Kenya, China partner in bid to eradicate Malaria

By Jamhuri News Reporter

Kenyan and Chinese governments have entered into a partnership seeking to strengthen the fight against Malaria in Kenya.

Kenya hopes to eradicate Malaria infections through the partnership which has been tested to work effectively.

In Comoros Island for example, through help from Guangzhou University of Chinese Medicine, Malaria infection has been reduced by up to 90 percent within the past two years.

Kenya’s Health Cabinet Secretary Dr Cleophas Mailu said the country is upbeat about reducing Malaria infection through the partnership.

He spoke during a one-day seminar held in Nairobi titled: “China-Africa symposium on the fast elimination of malaria through the source of eradication.”

“The strategy is tested and proven, and we will be happy to replicate the good practices countrywide. A partnership with China is a viable option,” said Mailu.

Kenya has made tremendous progress in the fight against Malaria. Statistics indicate that in 2010, about 30 percent of outpatient visits in hospitals were attributed to Malaria.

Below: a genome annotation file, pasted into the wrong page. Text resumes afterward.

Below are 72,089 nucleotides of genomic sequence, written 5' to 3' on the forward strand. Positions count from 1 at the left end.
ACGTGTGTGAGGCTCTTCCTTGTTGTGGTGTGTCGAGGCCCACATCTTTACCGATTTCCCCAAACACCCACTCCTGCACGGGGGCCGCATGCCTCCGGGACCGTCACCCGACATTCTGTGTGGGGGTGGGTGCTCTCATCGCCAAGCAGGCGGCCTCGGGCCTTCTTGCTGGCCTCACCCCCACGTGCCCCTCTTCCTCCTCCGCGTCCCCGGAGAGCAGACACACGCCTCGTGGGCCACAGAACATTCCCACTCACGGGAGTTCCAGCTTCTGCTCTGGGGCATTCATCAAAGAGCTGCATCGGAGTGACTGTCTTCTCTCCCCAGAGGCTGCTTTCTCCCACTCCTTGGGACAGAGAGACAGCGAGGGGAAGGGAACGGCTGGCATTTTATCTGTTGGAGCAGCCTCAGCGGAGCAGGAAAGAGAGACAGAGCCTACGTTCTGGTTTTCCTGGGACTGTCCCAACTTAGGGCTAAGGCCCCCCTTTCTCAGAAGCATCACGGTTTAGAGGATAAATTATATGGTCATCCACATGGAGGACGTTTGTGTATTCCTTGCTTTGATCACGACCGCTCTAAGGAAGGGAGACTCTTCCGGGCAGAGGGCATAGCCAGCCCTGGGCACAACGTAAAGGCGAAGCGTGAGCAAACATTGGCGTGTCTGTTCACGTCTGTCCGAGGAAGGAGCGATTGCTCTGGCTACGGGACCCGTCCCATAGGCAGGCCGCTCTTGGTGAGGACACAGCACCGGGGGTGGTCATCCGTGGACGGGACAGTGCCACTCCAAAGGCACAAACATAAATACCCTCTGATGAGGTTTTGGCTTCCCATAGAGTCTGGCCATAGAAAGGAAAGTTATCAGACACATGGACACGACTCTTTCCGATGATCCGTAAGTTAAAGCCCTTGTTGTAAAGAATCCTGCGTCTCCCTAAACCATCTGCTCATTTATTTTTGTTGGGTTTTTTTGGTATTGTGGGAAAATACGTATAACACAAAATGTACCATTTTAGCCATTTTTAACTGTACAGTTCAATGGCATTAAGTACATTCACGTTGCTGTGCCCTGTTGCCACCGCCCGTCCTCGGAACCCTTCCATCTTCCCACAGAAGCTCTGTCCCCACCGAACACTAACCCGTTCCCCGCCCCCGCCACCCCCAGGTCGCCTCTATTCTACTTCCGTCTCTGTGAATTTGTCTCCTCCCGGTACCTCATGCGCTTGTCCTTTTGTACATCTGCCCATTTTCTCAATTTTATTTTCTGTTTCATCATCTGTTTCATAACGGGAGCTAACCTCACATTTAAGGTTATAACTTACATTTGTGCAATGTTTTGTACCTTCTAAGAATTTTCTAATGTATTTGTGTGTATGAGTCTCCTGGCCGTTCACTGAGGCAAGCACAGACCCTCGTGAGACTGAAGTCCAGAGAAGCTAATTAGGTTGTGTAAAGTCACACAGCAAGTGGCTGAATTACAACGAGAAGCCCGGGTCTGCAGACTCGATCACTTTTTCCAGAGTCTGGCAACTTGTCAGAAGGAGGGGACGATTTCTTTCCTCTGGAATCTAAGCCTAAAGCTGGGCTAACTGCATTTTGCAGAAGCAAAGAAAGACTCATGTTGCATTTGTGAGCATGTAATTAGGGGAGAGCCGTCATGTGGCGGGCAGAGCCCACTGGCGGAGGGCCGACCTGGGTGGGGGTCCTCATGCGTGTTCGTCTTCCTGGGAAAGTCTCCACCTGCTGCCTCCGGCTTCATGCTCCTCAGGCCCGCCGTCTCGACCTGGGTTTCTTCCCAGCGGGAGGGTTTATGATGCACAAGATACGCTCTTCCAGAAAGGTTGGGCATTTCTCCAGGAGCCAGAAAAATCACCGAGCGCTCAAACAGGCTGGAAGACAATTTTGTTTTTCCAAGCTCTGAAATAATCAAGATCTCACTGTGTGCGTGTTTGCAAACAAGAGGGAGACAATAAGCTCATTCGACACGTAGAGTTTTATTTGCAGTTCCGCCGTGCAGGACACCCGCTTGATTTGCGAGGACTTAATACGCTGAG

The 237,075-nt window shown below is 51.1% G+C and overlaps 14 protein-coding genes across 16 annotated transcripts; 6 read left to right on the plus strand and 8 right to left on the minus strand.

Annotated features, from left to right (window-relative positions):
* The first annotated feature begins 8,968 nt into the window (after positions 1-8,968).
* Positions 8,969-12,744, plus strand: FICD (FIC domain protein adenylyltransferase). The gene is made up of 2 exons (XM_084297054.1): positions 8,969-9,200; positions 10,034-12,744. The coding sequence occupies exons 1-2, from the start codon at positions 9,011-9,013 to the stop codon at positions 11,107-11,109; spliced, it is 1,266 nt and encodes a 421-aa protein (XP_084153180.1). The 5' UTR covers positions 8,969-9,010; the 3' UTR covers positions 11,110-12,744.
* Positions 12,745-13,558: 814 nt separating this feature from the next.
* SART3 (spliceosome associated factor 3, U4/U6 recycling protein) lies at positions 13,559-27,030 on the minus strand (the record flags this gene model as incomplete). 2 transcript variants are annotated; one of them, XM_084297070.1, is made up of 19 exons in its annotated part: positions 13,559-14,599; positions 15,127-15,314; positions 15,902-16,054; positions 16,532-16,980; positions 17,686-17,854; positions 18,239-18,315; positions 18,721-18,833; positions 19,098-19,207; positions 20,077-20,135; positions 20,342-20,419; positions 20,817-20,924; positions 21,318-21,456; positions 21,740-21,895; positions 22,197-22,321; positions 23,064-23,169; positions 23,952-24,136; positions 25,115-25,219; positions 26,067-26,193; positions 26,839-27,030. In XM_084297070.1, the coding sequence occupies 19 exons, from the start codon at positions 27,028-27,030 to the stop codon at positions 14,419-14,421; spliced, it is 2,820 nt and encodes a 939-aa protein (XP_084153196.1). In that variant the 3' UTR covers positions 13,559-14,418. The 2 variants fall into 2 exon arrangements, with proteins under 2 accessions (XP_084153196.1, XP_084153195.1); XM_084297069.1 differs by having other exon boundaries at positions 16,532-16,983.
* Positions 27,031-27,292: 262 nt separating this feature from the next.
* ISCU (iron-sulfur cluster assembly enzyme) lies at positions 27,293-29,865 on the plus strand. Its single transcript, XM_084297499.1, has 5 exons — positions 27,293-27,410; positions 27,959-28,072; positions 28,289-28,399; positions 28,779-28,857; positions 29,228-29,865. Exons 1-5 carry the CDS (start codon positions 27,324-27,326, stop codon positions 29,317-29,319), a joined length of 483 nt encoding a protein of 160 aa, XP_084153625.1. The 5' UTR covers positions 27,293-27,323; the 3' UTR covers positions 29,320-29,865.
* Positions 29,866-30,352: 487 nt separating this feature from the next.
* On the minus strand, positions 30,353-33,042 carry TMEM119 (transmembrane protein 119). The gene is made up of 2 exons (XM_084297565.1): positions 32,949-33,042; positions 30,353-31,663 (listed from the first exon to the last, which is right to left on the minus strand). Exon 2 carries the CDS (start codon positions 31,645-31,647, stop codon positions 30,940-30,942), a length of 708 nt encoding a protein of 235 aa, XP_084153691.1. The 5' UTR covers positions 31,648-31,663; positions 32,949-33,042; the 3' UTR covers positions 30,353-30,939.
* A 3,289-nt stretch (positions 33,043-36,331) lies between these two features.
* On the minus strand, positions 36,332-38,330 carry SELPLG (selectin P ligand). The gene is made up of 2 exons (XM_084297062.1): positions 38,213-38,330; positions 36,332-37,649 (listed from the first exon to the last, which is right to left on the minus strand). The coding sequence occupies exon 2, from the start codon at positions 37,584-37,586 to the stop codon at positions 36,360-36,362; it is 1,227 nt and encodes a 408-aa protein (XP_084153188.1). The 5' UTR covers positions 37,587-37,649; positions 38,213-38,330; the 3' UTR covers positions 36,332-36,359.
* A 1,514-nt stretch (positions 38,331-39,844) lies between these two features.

But this has dropped to 11 percent currently. People living in areas where there are large water bodies such as Lake Victoria are more vulnerable to getting infected with Malaria.

For example, in Nyanza region, out of every 1000 people tested for Malaria, 27 tests positive.

Mailu said that though the government has made progress in fighting the disease, they are now geared for its total eradication.

“We have been able to control the vector bone disease, but it is time to eradicate it.”

“We are keen to explore all available, effective strategies which adhere to the WHO accepted regulations to fight Malaria,” added the Health CS.

Vice Director of National Health and Planning commission of China and director of state administration of traditional Chinese medicine, Wang Guoqianq, promised to work together with Keya in eradicating Malaria.

“China is willing to fulfill its international responsibilities and work together with African countries, developing a quicker and more cost-effective plan in the process of realizing the Belt and Road initiative, as well as helping Africans get rid of Malaria,” he said.